A school system is all of the schooling options, public and private.

SSRJ = School System Reform Journal

The peer- reviewed articles in the SSRJ will focus on the exploration of this question: What factors cause some school systems to produce better aggregate schooling outcomes than others?

School System Reform:

Why and How is a Price-less Tale

John Merrifield
October 2019

Dedication
To my school system reform mentor, Mike Liberman, and to all of the people determined to create a school system that can engage every child

Test Score Spin

Test Score Spin Defying Reality || John Merrifield || Nov 9, 2013

If a nation expects to be ignorant and free, in a state of civilization, it expects what never was and never will be.

— Thomas Jefferson

The Obama Administration recently celebrated that the 2012 National Assessment of Educational Progress scores are up slightly in the last decade. But as Eric Hanushek and Paul Peterson pointed out, the 4th and 8th grade gains are tiny, and occurred mostly prior to the Obama Administration taking office. They made no mention of the more important trend for the school system’s nearly final product, 17-year-olds. The NAEP scores for high school seniors have barely budged over any time span one could pick. The 2012 average score was 287 (out of 500; 57.4% – see Jefferson quote, above); only one point above the 2008 score. Continue reading »

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Ability Grouping

Doing Ability Grouping Right || John Merrifield || June 12, 2013

A June 9 NY Times article on the resurgence of ‘Ability Grouping’ is good news, and it illustrates why this resurgence in our public school system will yield much smaller benefits than if ability grouping by subject results from schools’ need to be choiceworthy within the needed dynamic menu of schooling options as diverse as our schoolchildren. Indeed, as the Times article points out, ability grouping was politically incorrect for a long time, resistance continues. And now that the resurgence has surfaced in a big way in the Times, it may prove to still be politically incorrect. The resurgence may be temporary, or forced to ‘stay under the radar’ that tends to detect and destroy anything that smacks of unequal treatment in our public schools, even if differentiation is needed to engage children with different subject-specific abilities. Continue reading »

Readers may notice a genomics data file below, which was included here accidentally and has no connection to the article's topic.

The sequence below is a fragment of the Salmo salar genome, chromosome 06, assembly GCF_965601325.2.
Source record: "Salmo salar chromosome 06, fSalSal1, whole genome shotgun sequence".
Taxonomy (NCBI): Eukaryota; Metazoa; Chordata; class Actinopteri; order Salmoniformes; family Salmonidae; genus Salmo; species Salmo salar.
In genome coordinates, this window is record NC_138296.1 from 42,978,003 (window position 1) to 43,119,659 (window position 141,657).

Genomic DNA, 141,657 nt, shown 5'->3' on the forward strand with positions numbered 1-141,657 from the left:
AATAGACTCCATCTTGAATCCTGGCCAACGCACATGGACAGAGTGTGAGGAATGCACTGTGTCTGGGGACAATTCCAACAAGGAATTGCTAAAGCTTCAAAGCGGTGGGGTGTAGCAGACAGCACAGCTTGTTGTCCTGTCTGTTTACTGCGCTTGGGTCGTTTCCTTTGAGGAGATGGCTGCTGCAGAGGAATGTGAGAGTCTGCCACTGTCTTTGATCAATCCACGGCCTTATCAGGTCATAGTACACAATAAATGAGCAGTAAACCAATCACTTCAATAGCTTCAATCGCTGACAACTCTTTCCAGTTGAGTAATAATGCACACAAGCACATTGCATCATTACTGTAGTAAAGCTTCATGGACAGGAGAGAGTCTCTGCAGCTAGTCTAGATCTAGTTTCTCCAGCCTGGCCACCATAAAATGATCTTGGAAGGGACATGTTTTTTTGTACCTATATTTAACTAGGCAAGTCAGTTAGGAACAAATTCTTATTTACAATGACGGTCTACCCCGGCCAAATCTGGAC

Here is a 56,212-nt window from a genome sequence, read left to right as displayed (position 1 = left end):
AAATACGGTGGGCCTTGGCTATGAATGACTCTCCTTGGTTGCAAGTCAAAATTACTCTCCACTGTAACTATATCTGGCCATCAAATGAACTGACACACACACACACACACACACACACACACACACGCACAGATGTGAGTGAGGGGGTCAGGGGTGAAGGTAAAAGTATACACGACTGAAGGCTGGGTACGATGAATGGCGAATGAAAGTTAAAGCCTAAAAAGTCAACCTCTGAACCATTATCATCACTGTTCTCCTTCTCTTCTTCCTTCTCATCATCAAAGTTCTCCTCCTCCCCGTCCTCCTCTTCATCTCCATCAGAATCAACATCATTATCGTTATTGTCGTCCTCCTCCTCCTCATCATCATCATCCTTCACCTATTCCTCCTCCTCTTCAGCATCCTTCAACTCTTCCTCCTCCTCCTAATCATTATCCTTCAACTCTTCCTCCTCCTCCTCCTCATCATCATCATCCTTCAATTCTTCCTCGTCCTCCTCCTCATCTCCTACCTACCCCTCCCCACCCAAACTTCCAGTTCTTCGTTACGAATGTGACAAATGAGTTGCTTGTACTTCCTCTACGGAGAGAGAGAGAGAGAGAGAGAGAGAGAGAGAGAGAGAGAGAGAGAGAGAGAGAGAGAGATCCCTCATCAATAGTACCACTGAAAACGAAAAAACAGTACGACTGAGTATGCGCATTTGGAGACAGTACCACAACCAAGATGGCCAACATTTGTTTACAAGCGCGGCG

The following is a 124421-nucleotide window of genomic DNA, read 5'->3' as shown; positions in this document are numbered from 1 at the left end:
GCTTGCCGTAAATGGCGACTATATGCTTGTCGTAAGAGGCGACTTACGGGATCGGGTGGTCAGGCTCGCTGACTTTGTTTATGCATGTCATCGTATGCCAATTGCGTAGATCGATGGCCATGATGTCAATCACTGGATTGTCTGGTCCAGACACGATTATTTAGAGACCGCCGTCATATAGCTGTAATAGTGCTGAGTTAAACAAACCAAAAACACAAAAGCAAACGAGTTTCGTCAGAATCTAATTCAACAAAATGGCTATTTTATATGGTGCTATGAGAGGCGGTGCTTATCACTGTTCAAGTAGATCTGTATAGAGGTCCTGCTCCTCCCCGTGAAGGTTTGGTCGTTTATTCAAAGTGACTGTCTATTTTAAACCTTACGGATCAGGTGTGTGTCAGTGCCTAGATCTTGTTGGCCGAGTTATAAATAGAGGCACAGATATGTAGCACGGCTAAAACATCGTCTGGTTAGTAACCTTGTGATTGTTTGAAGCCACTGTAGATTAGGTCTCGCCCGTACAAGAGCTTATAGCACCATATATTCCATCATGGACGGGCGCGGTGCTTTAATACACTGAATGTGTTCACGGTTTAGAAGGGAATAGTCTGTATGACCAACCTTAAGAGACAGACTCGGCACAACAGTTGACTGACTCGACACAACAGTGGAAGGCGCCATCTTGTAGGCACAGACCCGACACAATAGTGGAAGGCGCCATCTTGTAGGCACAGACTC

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TPS Principals

District School Principals: Unsurprising Recruiting Difficulties || John Merrifield || July 11, 2014

Who would want to do a job with mediocre pay, high expectations, and little authority in many of the areas quite likely to significantly impact their effectiveness? For examples, the vast majority of district school principals have little say in their school’s instructional program, or its personnel. Indeed, it is quite difficult to recruit people prepared to succeed in yet another critical public school system job that political imperatives have made unnecessarily challenging. Recall that I have previously described the daunting challenges the current system imposes on district superintendents and public school teachers. Of course, every public school eventually gets a principal, but often the district hires an under-qualified person from within the district. “There’s not much strategic thought going into the identification of exceptional talent.” Continue reading »

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Differentiation of Instruction Delusion

Differentiation Delusion: More Exposure Needed || John Merrifield || February 7, 2015

To even credibly imagine that one size could come close to fitting all, it must be possible to effectively ‘differentiate’ instruction, which is ability grouping by subject on steroids. ‘On steroids’ because with the classroom diversity that can result from our current system’s practice of sorting children only by neighborhood and age, appropriately differentiated instruction can mean a different teaching approach for every child.

Finally, specific evidence of the futility of the obviously costly and stressful challenge of having each teacher develop and deliver multiple pedagogical approaches is going mainstream public. The title of Dr. James Delisle’s January 7 Education Week Op-Ed says it plainly: “Differentiation Doesn’t Work,” and now the mainstream knows ‘the Emperor has no clothes’. Continue reading »

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Persistent Failure to Address the Roots of the Problem

Persistent Failure to Address the Roots of the Low Performance Problem || John Merrifield || February 16, 2015

A recent journey through my archives produced a 2009 Ronald Wolk (founder of Education Week) article marking the 25th Anniversary of the first ‘Nation at Risk’ report. Wolk discussed the five assumptions he thought caused us to fail to address the Roots of the Low Performance Problem. I will summarize the five assumptions, comment, and add one to the list. Continue reading »

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